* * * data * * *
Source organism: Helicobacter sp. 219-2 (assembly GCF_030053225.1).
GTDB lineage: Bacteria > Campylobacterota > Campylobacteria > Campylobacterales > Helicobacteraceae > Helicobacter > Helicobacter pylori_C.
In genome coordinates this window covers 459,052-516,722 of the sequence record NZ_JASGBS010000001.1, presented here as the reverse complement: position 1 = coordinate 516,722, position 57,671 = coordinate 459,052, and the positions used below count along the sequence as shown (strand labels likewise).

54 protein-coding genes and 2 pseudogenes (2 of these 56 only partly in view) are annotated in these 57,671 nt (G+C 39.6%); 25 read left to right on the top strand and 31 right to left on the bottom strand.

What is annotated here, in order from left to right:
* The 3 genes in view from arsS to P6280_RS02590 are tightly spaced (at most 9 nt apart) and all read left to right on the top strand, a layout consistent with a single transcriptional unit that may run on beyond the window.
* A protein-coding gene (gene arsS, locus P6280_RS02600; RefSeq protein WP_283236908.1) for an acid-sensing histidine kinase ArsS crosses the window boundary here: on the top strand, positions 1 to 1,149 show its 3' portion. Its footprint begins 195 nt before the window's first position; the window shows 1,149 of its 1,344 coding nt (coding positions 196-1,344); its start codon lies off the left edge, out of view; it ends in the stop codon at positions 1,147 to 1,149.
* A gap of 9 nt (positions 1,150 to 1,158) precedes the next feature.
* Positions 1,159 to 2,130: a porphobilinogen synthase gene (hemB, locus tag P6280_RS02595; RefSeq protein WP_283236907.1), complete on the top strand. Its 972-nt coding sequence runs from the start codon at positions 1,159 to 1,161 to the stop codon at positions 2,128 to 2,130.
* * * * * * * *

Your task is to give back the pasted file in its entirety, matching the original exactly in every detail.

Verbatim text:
Source organism: Helicobacter sp. 219-2 (assembly GCF_030053225.1).
GTDB lineage: Bacteria > Campylobacterota > Campylobacteria > Campylobacterales > Helicobacteraceae > Helicobacter > Helicobacter pylori_C.
In genome coordinates this window covers 459,052-516,722 of the sequence record NZ_JASGBS010000001.1, presented here as the reverse complement: position 1 = coordinate 516,722, position 57,671 = coordinate 459,052, and the positions used below count along the sequence as shown (strand labels likewise).

54 protein-coding genes and 2 pseudogenes (2 of these 56 only partly in view) are annotated in these 57,671 nt (G+C 39.6%); 25 read left to right on the top strand and 31 right to left on the bottom strand.

What is annotated here, in order from left to right:
* The 3 genes in view from arsS to P6280_RS02590 are tightly spaced (at most 9 nt apart) and all read left to right on the top strand, a layout consistent with a single transcriptional unit that may run on beyond the window.
* A protein-coding gene (gene arsS, locus P6280_RS02600; RefSeq protein WP_283236908.1) for an acid-sensing histidine kinase ArsS crosses the window boundary here: on the top strand, positions 1 to 1,149 show its 3' portion. Its footprint begins 195 nt before the window's first position; the window shows 1,149 of its 1,344 coding nt (coding positions 196-1,344); its start codon lies off the left edge, out of view; it ends in the stop codon at positions 1,147 to 1,149.
* A gap of 9 nt (positions 1,150 to 1,158) precedes the next feature.
* Positions 1,159 to 2,130: a porphobilinogen synthase gene (hemB, locus tag P6280_RS02595; RefSeq protein WP_283236907.1), complete on the top strand. Its 972-nt coding sequence runs from the start codon at positions 1,159 to 1,161 to the stop codon at positions 2,128 to 2,130.